Archive for May 30th, 2011

Poet Fatima Frutos honors her grandmother and Irena Sendler with her prize

Monday, May 30th, 2011
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Congratulations, Fatima (Photo: Martin Roberts)

“She awoke without rancor thanks to poetry. She knew how to cuddle me with verse-like hands and swaddle me with stanzas by great writers.”

That’s what award-winning poet Fatima Frutos said, speaking of her grandmother, who brought her up while reciting poems she had learned by heart, because she could neither read nor write.  The Jerusalem Post has an article about here; the Reuters article is here.  Frutos beat more than 200 international poets to win the 2011 Kutxa Ciudad de Irun Poetry Prize, Spain’s second biggest poetry prize.

The award honors her  collection, Andromeda Encadenada (Andromeda Enchained), commemorating “unsung heroines” including Irena Sendler, who saved 2,500 Jewish children by smuggling them out of the Warsaw Ghetto.  Sendler is hardly unsung – I’ve written about her here and here and here and oh so many other places, like the History News Network here.

“The visibility of such women needs to be vindicated, the ones who have been deemed secondary, who have had no recognition but deserve that and so much more,” Frutos said.

“I start out with the anecdotes and build on them with lyricism and poetry, to vindicate them verse by verse,” she said. “It’s not just about giving visibility to invisible women, but also to 20th-Century geniuses whose work has yet to shake up 21st-century consciences.”

The volume also honors eminent Italian 17th-Century painter Artemisia Gentileschi and Spanish 19th-Century writer Carolina Coronado, who both struggled to achieve recognition in fields then dominated by men.  It also celebrates Carl von Weizsaecker, a 20th-Century nuclear physicist who later became a philosopher, German 18th-century mystical writer Novalis, and 19th-century lyrical poet (and another German) Friedrich Hölderlin.  (Both Reuters and the Jerusalem Post manage to misspell Hölderlin … but then, they also misidentify Novalis as a philosopher.)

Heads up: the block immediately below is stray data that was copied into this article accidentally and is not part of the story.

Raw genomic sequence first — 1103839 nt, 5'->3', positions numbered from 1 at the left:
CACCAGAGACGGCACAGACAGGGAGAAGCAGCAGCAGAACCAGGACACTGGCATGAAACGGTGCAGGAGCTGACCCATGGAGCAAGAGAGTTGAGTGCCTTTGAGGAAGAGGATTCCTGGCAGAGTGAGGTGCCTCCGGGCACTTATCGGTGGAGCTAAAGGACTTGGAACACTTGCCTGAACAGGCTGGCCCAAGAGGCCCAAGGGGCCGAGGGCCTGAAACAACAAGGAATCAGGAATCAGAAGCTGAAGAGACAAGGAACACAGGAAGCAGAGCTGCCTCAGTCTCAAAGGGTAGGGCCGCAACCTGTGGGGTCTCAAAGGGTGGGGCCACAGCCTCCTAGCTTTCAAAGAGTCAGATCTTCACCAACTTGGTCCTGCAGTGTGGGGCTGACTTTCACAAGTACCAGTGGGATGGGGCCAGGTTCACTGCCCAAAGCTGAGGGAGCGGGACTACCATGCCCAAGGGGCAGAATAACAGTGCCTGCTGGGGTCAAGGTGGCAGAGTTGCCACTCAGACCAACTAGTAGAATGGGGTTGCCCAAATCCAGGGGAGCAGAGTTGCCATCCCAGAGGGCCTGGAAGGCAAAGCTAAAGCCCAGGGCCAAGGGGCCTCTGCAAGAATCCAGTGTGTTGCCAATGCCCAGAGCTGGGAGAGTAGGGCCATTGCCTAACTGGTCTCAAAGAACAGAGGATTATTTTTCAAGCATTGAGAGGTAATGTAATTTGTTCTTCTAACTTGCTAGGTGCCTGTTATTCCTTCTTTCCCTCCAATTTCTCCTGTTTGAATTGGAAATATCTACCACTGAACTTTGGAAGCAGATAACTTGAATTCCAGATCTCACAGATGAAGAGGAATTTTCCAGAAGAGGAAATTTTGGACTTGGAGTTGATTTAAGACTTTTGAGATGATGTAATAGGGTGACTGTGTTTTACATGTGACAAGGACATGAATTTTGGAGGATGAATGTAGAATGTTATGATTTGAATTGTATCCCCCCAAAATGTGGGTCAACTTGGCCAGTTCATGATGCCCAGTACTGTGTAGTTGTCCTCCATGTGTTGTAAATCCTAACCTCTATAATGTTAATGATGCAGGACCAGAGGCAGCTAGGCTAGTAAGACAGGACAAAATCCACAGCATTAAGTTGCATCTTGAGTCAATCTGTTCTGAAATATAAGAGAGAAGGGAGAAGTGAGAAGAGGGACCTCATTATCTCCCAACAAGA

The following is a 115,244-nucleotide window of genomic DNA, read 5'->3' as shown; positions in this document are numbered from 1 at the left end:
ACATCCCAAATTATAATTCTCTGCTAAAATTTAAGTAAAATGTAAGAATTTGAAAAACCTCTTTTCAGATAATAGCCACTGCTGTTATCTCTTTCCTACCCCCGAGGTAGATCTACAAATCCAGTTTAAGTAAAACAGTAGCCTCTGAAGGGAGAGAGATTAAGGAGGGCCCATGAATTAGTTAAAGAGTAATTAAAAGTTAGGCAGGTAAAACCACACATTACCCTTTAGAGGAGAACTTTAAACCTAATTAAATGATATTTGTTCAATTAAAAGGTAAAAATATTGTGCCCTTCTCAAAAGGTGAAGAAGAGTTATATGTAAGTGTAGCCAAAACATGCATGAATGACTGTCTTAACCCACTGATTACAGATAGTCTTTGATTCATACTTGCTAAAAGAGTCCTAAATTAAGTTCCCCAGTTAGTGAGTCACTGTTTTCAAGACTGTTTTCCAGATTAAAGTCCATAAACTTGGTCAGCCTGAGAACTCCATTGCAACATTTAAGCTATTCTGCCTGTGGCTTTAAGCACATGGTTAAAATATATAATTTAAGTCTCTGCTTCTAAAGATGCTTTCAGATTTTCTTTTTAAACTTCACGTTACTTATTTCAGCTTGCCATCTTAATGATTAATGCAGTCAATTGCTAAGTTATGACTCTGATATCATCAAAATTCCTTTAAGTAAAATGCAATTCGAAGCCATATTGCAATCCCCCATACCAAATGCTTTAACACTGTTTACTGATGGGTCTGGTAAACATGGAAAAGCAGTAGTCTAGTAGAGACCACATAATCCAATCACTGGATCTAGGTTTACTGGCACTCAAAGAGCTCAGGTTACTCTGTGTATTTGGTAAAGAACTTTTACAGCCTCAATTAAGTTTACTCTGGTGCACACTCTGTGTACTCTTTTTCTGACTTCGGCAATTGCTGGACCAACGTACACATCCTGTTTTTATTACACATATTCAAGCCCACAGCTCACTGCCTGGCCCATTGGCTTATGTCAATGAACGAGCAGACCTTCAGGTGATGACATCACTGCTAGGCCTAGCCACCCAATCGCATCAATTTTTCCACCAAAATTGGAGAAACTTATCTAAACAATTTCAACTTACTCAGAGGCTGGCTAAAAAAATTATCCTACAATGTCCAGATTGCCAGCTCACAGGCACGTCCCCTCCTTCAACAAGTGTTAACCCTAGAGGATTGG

Congratulations, Irena.

But her main inspiration as a writer has been Miguel Hernández, known as the “people’s poet,” fought Francisco Franco’s troops during the Spanish Civil War and was later sentenced to death for his poetry. The sentence was commuted to a long prison term, but Hernández died in prison at the age of 31 in 1942 .

“Hernandez has inoculated us with the blessed poison of poetry so that we may grow without rancour, but with the strength to vindicate social justice,” said Frutos, who works as a local government equality officer.  Her grandmother recited Hernandez’s poems to her from childhood.

In an awards ceremony on May 28, Frutos dedicated her price to her grandmother.  “I am a poet because of her. It needs to be said that an illiterate woman who lived in poverty also knew how to raise an international award-winning poet.”